The yearlings that are offered at one of the auctions are prepared for the auction for 8-10 weeks. This sales preparation concentrates on health, physical condition, leading by hand, balance, stride at walk and behaviour. The most common objective for yearling vendors is muscle definition, gained through hand walking, lunging (more about that later) and various other exercise programs. But more about the yearling sales and selecting a yearling, another time.
The yearlings that do not go through the auction ring, are likely to not have had the same program. Many may have enjoyed their first 18 months predominantly in paddocks with their mates, with minimal handling by humans. Regardless, all yearlings – even those that look strong, fit and “ready to go” – need to learn a great deal before they are ready to train and eventually race. Much like a child entering school.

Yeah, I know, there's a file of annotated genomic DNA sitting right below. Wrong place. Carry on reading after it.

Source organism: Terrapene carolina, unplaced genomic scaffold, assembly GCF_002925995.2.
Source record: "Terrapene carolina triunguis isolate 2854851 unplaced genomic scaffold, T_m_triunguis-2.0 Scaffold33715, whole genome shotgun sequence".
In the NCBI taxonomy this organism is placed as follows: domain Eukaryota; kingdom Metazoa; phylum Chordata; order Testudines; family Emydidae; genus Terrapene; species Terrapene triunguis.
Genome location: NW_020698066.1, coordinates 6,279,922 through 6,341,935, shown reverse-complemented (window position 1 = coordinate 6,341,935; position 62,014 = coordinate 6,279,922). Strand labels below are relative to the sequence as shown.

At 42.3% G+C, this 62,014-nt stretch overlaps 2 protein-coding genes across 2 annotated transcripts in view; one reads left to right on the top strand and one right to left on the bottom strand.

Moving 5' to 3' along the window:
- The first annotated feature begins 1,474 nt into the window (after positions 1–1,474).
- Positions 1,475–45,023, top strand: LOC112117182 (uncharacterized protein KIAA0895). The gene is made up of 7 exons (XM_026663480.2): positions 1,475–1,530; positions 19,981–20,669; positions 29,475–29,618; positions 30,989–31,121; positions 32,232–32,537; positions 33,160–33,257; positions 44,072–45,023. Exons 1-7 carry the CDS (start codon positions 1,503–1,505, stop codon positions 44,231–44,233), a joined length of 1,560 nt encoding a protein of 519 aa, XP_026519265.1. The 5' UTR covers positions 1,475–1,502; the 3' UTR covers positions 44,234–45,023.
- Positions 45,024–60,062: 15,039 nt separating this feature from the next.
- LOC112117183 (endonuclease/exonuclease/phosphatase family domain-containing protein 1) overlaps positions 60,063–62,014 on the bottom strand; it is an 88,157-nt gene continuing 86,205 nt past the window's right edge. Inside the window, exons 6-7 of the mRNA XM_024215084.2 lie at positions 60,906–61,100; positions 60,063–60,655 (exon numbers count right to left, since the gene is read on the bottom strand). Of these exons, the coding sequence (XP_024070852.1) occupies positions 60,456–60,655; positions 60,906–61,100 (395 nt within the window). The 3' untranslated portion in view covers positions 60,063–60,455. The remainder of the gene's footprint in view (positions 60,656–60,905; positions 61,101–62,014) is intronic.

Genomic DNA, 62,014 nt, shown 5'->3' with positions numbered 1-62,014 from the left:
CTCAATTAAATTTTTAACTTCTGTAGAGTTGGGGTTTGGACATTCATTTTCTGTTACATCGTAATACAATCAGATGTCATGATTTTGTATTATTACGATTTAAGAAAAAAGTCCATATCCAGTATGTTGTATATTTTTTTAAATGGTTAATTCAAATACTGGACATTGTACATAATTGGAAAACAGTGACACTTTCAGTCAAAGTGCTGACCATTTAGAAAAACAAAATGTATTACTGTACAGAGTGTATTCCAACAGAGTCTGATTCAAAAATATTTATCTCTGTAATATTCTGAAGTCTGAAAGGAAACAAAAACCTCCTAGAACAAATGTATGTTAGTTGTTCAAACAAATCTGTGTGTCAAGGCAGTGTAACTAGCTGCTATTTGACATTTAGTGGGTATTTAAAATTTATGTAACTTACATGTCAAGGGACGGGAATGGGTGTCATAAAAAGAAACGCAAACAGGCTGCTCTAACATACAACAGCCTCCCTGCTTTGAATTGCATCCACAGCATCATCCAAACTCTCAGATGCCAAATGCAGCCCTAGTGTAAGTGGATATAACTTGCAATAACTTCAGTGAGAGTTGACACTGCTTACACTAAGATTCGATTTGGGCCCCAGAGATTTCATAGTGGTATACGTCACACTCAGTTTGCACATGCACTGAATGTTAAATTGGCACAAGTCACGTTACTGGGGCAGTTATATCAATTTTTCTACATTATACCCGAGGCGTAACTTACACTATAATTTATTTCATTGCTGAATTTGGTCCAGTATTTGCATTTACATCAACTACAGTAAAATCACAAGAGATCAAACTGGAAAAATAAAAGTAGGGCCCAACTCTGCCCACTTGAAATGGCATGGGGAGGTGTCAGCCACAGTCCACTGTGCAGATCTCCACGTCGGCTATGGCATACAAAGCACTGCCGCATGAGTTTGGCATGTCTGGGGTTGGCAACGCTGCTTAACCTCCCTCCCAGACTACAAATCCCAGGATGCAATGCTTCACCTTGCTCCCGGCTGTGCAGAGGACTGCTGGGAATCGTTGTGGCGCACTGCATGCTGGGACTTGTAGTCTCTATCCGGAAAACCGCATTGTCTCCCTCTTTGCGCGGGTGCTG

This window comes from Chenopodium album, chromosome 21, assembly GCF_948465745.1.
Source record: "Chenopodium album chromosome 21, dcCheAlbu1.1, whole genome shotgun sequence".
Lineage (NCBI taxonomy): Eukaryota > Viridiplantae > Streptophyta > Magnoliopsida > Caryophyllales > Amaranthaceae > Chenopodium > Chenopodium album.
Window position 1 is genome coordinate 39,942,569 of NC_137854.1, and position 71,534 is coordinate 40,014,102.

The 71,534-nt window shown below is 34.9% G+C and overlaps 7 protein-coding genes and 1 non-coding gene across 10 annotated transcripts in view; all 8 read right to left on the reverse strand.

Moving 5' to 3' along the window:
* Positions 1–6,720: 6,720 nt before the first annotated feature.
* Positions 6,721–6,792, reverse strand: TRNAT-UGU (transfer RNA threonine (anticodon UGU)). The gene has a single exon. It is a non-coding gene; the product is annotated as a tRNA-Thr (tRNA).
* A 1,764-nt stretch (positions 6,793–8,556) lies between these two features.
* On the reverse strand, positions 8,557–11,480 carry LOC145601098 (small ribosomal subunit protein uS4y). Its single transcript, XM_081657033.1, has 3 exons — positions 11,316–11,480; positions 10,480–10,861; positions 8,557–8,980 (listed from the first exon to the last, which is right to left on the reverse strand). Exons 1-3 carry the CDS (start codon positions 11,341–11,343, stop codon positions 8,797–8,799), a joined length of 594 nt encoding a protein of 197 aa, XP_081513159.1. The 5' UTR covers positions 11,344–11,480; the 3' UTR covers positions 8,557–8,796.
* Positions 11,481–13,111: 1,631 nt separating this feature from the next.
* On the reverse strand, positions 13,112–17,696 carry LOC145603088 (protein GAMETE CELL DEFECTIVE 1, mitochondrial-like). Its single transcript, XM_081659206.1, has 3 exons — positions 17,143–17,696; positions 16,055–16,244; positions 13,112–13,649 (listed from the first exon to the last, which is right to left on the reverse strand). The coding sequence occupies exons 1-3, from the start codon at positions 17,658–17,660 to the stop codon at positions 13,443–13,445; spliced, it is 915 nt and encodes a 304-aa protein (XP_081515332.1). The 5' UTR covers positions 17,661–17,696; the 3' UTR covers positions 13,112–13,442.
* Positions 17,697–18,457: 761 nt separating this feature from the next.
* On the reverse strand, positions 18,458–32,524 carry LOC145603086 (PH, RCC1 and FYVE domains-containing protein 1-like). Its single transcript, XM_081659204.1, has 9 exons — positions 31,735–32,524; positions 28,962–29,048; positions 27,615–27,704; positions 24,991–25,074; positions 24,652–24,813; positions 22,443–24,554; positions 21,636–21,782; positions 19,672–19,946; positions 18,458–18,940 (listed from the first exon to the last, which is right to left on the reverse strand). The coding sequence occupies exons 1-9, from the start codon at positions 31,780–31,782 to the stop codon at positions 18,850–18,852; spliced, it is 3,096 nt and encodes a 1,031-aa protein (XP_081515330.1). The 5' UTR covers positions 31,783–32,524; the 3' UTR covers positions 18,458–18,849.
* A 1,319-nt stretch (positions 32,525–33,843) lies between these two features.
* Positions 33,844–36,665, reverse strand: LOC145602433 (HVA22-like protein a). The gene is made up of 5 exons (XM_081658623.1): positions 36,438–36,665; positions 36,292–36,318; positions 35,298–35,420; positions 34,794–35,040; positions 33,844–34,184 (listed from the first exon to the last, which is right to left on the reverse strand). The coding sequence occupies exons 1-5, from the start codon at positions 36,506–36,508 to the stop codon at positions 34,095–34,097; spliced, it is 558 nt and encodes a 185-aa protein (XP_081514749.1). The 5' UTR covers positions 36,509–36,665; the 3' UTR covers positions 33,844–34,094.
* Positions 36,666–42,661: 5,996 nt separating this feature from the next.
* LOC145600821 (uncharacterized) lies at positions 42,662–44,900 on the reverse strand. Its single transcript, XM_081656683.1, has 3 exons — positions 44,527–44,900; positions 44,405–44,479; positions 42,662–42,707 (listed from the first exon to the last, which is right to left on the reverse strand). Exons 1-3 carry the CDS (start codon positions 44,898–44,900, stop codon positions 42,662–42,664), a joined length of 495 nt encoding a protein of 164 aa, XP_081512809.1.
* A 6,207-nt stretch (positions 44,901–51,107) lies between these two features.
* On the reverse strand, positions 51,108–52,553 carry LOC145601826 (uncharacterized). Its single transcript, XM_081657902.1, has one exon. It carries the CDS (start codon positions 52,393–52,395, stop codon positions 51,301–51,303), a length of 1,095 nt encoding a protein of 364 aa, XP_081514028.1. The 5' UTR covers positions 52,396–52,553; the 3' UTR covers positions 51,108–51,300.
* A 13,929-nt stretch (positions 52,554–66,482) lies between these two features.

So let’s now discuss the “breaking-in” of a racehorse, which commences this process of learning.
Breaking-in a young horse
Unfortunately, the term “breaking-in” is commonly used. But in reality the education process young horses undertake is so much more than what that term implies: teaching a horse how to do things that humans want them to do. Just as important is the need to develop bone density in immature horses to help them handle the workloads placed on their legs in particular. A thoroughbred’s early life is important to this, but so is this “education process”.
Breaking-in prepares the horse for the trainer, teaching it to trot and gallop, remain balanced and calm, and accepting of a bit, a saddle and then a rider. Learning these basics is a pre-requisite before a horse is ready to go to the track to work with a trainer and jockey. Only then will the horse build fitness, form and behaviour to prove that it is ready to accept higher workloads at greater speeds, and offer an acceptable level of safety for its future riders.